Today is Take Our Daughters & Sons to Work Day. For most parents who work outside of the home, this is the one day of the year in which your boss is (almost) willing to let you bring your kid with you to the office. But what kind of workplace do you want your child to grow up to be part of?  One where work just means being present in an office from 9am-5pm, with a micromanaging boss and no control over your own time? Or one where work means being empowered to make your own decisions about how to be productive and engaged?

While the idea behind Take Our Daughters & Sons to Work Day is a good one, there are some definite drawbacks to it if you work in a traditional office job.

Your boss really doesn’t want your kid in the office.
As much as your boss might say that he can’t wait to meet your child, he would almost certainly be happier if you left him home. Having Junior in the office will likely be seen as a huge distraction to him and the rest of the staff. Your boss might hide in his office the whole day to avoid your kid (and your other coworkers who brought their children in, too) or perpetually pace past your desk to make sure you’re getting your work done.

Neither do your colleagues.
When you get to the office, your colleagues will all certainly come over to your cubicle to coo over your offspring, but then one of two things will likely happen. They will either shoot you dirty looks the rest of the day as you “get away with” having your kid as a distraction while they have to stay heads-down in their work, or they’ll keep coming over to your desk every hour to check on your child—and interrupt the little workflow you’ve managed to get going.

You won’t actually work.
Sure, you might be a marketing maven, but that’s going to be tough to explain to an 8-year-old. Your kid will be more interested in playing Minecraft on your computer. Add to that his incessant need for snacks and bathroom breaks—which requires a card key for entry and adult supervision—and your day is pretty much shot.

Your child probably doesn’t want to be there, either.
No matter how much you hype up going to the office (“You’ll get to see where Mommy works!”) your kid will almost certainly become bored before long. If your workday starts at 9:00 a.m., that’s a lot of hours to fill. It’s hard enough as an adult to focus for 8-hours straight without a change in pace or scenery, so there’s no reason to think it will be any easier for your child to stay engaged for that amount of time either.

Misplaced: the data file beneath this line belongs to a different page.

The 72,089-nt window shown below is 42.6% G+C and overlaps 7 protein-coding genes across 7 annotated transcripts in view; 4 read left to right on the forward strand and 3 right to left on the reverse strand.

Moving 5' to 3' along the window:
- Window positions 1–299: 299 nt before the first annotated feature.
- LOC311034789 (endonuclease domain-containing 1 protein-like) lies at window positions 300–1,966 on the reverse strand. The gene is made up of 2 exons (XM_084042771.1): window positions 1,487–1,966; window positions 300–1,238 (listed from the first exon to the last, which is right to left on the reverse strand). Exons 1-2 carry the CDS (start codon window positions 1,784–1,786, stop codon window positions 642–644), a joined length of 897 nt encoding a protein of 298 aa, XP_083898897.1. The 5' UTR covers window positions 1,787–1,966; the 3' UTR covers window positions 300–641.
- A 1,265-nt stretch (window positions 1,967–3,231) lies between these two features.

All this is not to say that Take Our Daughters and Sons to Work Day isn’t a good idea. In fact, if you work from home, it’s an excellent opportunity for your kids to see what you do as a remote worker. Not only do you not have to worry about annoying your boss, but you won’t disturb any of your coworkers, either. In a much calmer setting, your child can see what you do for a living, and truly grasp the concept that when you’re in your home office, you’re actually working. When she gets bored watching you work (which will happen whether you work in a traditional office or a home office), you can simply send her to the family room to read a book—a true win/win for both of you!

And if you have a flexible schedule, then if your workday slows down because you’re showing your kiddo the ins and outs of computer programming, for example, you can make up the time later. You can also break up the day by bonding with your child over a long lunch and other breaks throughout the day—an opportunity to spend some quality one-on-one time together, without fear of repercussions from the boss. Your child will be happy for the extra time with you, and you’ll be a great working parent by showing her not only how you earn a living, but how work flexibility truly benefits your family, too.

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